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44 CommentsLeave a comment

  1. Very interesting blog post.

    I’d be interested to see what you think of my recent post about rethinking economics, as we touch some of the same issues:

  2. What would be the cost of installing Wood’s waste system in every home in San Diego? That’s probably the main deterrent.

    • I don’t know, but his intention is to use it in very poor parts of Africa.

  3. Well thought out. In our changing world and environment, we are going to have to do things differently if we are going to survive at all.

  4. My parents (Germany) both grew up as kids of part time farmers, parents, who grew just enough to supply the own family with food. Human feces as fertilizer was common in Germany as well – my parents ate heaps of raw fruit and veggies rom their families fields. Growing up with worms was a normal thing.
    What I’m saying: it’s not so long ago that even in Europe water has not been used to flush toilets. And I’m not saying: let’s all have deseases. But no-one really died from a tiny inch of less hygiene.

    • Thousands of people die from typhoid every year.

  5. You say we are too politically and socially stupid to employ technology to a seriously effective level, but dude, you went from gray water to medical injections in just 2 sentences. Your article is woefylly short on fact and detail. Thankfully, we are not so stupid as to give this serious attention. Perhaps, though, we should be more concerned with the junk science with which we inflict the third world.

    • This is only a blog, for a general audience. If you want science, this is not where it’s at. You seem to think Dr. Wood is a junk scientist, and that his work is insignificant. Look him up. Look up the forward thinkers who realize we must think about these things. The book “Abundance” by Diamandis and Kotler is a good introduction.

  6. We touched on this in some of my upper-level college courses…but so little progress. I scanned your article, so forgive the question, but is it the usual political cowardice, sewage treatment industry resistance, the “icky factor” among the general populace or what?

    My e-mail: jonathanecaswell@gmail.com. Our blog is: ourpoetrycorner.wordpress.com. Haven’t done any sewage management poetry lately—there’s an “icky factor” at a family-friendly poetry blog, too! Probably will make it singable to THE YELLOW ROSE OF TEXAS,…if only ’cause that is one of my standard tunes. We’ll try, anyway! Excellent article about needing to change priorities!

    • In ten years, San Diego may have no choice but to modernize.

  7. I guess the simple way is as suggested- simply do not apply the flush every single time the toilet is used, at least not for urination only.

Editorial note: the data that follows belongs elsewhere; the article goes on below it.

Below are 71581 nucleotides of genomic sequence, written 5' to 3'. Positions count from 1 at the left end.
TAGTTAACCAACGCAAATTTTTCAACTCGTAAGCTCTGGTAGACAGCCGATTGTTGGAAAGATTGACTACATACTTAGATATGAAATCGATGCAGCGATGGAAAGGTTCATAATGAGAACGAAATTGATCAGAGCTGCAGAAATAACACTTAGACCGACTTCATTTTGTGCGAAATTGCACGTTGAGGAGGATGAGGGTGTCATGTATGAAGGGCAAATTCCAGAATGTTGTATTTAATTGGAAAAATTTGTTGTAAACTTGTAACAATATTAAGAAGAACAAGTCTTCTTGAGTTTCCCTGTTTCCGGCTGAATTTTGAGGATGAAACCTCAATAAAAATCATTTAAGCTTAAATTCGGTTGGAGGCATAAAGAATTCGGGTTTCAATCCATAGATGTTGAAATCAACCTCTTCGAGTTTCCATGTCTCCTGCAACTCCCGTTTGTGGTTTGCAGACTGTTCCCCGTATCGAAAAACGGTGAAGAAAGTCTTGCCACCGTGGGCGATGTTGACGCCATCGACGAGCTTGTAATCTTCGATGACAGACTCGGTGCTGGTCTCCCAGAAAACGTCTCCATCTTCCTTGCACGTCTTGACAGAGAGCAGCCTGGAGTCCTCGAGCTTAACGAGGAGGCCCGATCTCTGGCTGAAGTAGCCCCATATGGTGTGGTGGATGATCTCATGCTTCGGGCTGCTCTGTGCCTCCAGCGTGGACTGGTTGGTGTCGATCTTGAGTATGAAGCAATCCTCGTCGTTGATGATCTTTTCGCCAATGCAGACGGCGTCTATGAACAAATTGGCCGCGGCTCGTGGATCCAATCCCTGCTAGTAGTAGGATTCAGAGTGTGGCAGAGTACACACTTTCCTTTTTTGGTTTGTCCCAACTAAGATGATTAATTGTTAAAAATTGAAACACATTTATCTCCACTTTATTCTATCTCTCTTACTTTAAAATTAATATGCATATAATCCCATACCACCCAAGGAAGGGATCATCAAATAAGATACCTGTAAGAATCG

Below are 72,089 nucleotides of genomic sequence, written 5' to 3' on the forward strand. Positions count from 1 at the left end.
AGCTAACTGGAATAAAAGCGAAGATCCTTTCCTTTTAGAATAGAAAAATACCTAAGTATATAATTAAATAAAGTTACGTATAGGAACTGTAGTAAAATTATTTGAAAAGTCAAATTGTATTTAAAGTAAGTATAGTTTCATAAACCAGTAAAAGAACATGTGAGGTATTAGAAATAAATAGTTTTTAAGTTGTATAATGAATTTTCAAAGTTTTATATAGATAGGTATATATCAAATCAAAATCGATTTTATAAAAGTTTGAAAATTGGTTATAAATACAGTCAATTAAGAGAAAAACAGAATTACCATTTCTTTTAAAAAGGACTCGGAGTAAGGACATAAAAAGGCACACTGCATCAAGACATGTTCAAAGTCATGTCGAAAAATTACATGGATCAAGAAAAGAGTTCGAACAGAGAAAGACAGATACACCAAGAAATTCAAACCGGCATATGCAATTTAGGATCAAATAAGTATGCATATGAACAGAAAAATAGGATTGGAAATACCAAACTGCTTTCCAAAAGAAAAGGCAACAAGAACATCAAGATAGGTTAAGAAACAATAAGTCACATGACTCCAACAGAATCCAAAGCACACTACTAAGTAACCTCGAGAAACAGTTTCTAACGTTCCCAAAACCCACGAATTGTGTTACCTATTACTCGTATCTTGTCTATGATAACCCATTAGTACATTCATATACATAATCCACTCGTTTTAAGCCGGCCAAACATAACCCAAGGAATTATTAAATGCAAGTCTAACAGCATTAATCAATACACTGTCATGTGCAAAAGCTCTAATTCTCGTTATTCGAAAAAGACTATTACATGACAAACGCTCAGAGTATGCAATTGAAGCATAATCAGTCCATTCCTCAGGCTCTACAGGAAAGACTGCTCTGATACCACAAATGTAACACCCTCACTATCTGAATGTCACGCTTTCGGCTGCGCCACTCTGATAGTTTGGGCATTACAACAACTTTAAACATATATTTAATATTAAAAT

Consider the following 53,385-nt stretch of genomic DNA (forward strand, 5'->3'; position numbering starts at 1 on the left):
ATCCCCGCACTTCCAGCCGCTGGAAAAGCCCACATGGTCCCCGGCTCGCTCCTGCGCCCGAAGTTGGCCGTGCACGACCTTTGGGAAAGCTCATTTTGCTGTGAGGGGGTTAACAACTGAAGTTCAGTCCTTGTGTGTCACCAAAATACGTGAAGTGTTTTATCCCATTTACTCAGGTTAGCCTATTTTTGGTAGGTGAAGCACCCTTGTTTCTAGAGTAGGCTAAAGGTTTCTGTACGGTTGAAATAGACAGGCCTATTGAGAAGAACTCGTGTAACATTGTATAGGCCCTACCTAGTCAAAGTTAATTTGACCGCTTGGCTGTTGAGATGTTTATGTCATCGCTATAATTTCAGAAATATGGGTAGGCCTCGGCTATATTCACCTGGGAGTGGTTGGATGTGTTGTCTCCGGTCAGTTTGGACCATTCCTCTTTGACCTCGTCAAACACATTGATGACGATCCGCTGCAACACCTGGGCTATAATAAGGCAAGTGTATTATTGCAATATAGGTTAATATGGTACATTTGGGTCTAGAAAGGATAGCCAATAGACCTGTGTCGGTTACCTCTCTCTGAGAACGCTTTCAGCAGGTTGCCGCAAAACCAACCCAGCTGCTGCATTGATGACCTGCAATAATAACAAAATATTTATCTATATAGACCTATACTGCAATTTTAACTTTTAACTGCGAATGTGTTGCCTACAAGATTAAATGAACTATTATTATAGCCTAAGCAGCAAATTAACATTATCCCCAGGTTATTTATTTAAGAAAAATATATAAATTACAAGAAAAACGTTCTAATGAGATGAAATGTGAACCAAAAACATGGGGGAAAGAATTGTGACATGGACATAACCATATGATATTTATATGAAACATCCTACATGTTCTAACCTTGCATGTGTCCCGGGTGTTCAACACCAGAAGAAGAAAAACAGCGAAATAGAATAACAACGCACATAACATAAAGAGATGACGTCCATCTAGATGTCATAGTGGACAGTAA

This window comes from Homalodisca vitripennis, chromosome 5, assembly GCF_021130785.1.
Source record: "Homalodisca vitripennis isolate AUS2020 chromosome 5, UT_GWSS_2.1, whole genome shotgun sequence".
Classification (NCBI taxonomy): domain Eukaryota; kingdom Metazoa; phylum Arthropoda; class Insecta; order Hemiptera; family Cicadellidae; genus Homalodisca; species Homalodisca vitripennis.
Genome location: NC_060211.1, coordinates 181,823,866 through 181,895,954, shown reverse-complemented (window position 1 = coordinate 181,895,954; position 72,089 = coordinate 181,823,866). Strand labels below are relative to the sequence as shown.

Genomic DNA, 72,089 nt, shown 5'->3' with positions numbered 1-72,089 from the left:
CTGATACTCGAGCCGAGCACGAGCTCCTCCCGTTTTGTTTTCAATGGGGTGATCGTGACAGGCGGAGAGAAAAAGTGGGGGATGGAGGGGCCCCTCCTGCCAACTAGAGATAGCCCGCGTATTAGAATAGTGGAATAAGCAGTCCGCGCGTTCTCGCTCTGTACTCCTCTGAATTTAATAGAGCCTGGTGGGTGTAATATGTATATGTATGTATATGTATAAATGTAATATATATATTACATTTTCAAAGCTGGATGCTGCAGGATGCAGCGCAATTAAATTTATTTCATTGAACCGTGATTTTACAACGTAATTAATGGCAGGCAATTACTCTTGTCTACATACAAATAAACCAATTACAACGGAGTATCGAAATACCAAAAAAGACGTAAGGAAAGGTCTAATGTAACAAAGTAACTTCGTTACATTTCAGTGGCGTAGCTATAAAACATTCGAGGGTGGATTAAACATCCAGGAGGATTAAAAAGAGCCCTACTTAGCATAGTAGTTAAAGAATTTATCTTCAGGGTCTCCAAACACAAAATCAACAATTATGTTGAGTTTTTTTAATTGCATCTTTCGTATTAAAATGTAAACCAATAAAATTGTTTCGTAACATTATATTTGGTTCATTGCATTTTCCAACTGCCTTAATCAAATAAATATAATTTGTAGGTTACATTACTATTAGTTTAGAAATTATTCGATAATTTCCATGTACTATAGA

I do know of some who use compost toilets to utilise “humanure” as they call it, but…

    • To be effective, ecological solutions must be systemically applied, and not rely on anyone going out of their way.

      • It is hardly out of anyone’s way to make a few simple changes to their behaviour, though. The first suggestion I made is in fact a simple one which doesn’t rely on new systems being installed, which takes effort and upheaval.

        I don’t know “systematic application” is necessary, if everyone takes collective action of their own will. Nevertheless whatever can be done is a great help, and I don’t suggest that not flushing the toilet every time is going to solve water shortages completely.

  8. Very interesting post, thanks for sharing!

  9. Excellent post! There was a college project in Calgary, Alberta, Cananda called Discovery House that was a closed system very similar to what you described here. It is very possible to achieve this if people can change the way they think about waste. Grow your own garden, burn your own poop, make your own power. They all go hand in hand.

  10. Just curious what resources you used to get your facts? This is an incredibly interesting blog. Thanks for writing it. It gives me something to think about today.

    • The book “Abundance” by Diamandis and Kotler is a good place to start.

  11. IF we in San Diego don’t have this treatment plant done, we will have to find some kind of other solution and I don’t know if there is one out there.

  12. This is an important issue and you’re right on about the types of solutions we need. I’m glad to see it getting some freshly pressed attention!

  13. Well written.. Water conservation is the need of today and it must be put into practice in whatsoever possible way.

  14. Well said! I dearly want to see the day when we stop building houses as cheaply and cheerfully as possible and instead stop a moment to think about the future. There is so much technology available to us *right now* that could make our lives infinitely more efficient, (not to mention ensure the safety of future resources) but we ignore it because everyone wants the cute little house with the white picket fence. It drives me completely mad.

  15. When are we going to realize that there are so many better ways to deal with sustainability issues? You know damn well that there will be cost overruns with the desalination plant. All for serving 7%!!
    We need some real solutions and you do a wonderful job of presenting some viable alternatives.
    We also need some politicians with the balls to do what’s right and what needs to be done.



  16. The point you make about “rethinking how we do things” reminds me a bit of “Cradle to Crade Design” by Michael Braungart et al.
    I also think that this is a topic that makes “costs” a borderline irrelevant factor if it’s the right technology, BUT that’s capitalism for you.